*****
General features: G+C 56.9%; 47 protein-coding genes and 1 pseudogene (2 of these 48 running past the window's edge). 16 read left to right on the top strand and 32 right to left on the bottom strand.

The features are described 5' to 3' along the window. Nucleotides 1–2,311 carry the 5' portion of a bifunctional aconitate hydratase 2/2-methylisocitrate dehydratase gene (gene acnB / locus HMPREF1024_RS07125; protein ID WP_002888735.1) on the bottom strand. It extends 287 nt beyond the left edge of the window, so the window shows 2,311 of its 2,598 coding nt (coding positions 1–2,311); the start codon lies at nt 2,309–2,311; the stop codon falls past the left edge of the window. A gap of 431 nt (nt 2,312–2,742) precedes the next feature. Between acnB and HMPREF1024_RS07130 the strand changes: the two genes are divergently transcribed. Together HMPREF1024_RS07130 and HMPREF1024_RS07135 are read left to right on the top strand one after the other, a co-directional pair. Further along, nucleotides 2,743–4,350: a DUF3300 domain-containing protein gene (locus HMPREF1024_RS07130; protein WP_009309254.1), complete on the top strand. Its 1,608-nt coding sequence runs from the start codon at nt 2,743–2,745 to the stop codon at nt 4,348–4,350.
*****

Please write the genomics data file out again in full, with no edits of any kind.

General features: G+C 56.9%; 47 protein-coding genes and 1 pseudogene (2 of these 48 running past the window's edge). 16 read left to right on the top strand and 32 right to left on the bottom strand.

The features are described 5' to 3' along the window. Nucleotides 1–2,311 carry the 5' portion of a bifunctional aconitate hydratase 2/2-methylisocitrate dehydratase gene (gene acnB / locus HMPREF1024_RS07125; protein ID WP_002888735.1) on the bottom strand. It extends 287 nt beyond the left edge of the window, so the window shows 2,311 of its 2,598 coding nt (coding positions 1–2,311); the start codon lies at nt 2,309–2,311; the stop codon falls past the left edge of the window. A gap of 431 nt (nt 2,312–2,742) precedes the next feature. Between acnB and HMPREF1024_RS07130 the strand changes: the two genes are divergently transcribed. Together HMPREF1024_RS07130 and HMPREF1024_RS07135 are read left to right on the top strand one after the other, a co-directional pair. Further along, nucleotides 2,743–4,350: a DUF3300 domain-containing protein gene (locus HMPREF1024_RS07130; protein WP_009309254.1), complete on the top strand. Its 1,608-nt coding sequence runs from the start codon at nt 2,743–2,745 to the stop codon at nt 4,348–4,350.